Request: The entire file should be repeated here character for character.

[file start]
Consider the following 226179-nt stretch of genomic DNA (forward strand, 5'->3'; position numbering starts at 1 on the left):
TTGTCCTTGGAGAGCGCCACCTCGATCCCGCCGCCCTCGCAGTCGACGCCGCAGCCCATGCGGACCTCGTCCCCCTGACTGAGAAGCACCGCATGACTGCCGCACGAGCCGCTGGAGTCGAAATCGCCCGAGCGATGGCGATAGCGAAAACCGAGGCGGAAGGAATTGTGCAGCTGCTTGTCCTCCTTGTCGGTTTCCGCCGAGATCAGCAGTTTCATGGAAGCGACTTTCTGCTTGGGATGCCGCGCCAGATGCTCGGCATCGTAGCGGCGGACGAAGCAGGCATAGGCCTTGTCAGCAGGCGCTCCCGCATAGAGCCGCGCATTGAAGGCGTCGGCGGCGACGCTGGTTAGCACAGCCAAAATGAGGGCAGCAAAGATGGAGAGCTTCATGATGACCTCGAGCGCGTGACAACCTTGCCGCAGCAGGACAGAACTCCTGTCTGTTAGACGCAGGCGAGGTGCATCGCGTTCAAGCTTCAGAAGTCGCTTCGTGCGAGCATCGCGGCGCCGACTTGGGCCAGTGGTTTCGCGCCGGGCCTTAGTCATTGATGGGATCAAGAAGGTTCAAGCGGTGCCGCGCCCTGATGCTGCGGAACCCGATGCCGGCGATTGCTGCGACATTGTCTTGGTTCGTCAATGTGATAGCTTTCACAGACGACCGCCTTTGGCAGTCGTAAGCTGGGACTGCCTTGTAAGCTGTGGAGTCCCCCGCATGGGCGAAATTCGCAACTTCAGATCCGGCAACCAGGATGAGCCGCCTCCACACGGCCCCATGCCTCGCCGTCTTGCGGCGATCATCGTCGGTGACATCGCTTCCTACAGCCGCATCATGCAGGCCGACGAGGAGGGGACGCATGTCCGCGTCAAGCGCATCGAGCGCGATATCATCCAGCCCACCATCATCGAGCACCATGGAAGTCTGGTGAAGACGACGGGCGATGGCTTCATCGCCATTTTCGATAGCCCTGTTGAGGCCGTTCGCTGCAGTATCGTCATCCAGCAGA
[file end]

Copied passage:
Consider the following 226179-nt stretch of genomic DNA (forward strand, 5'->3'; position numbering starts at 1 on the left):
TTGTCCTTGGAGAGCGCCACCTCGATCCCGCCGCCCTCGCAGTCGACGCCGCAGCCCATGCGGACCTCGTCCCCCTGACTGAGAAGCACCGCATGACTGCCGCACGAGCCGCTGGAGTCGAAATCGCCCGAGCGATGGCGATAGCGAAAACCGAGGCGGAAGGAATTGTGCAGCTGCTTGTCCTCCTTGTCGGTTTCCGCCGAGATCAGCAGTTTCATGGAAGCGACTTTCTGCTTGGGATGCCGCGCCAGATGCTCGGCATCGTAGCGGCGGACGAAGCAGGCATAGGCCTTGTCAGCAGGCGCTCCCGCATAGAGCCGCGCATTGAAGGCGTCGGCGGCGACGCTGGTTAGCACAGCCAAAATGAGGGCAGCAAAGATGGAGAGCTTCATGATGACCTCGAGCGCGTGACAACCTTGCCGCAGCAGGACAGAACTCCTGTCTGTTAGACGCAGGCGAGGTGCATCGCGTTCAAGCTTCAGAAGTCGCTTCGTGCGAGCATCGCGGCGCCGACTTGGGCCAGTGGTTTCGCGCCGGGCCTTAGTCATTGATGGGATCAAGAAGGTTCAAGCGGTGCCGCGCCCTGATGCTGCGGAACCCGATGCCGGCGATTGCTGCGACATTGTCTTGGTTCGTCAATGTGATAGCTTTCACAGACGACCGCCTTTGGCAGTCGTAAGCTGGGACTGCCTTGTAAGCTGTGGAGTCCCCCGCATGGGCGAAATTCGCAACTTCAGATCCGGCAACCAGGATGAGCCGCCTCCACACGGCCCCATGCCTCGCCGTCTTGCGGCGATCATCGTCGGTGACATCGCTTCCTACAGCCGCATCATGCAGGCCGACGAGGAGGGGACGCATGTCCGCGTCAAGCGCATCGAGCGCGATATCATCCAGCCCACCATCATCGAGCACCATGGAAGTCTGGTGAAGACGACGGGCGATGGCTTCATCGCCATTTTCGATAGCCCTGTTGAGGCCGTTCGCTGCAGTATCGTCATCCAGCAGA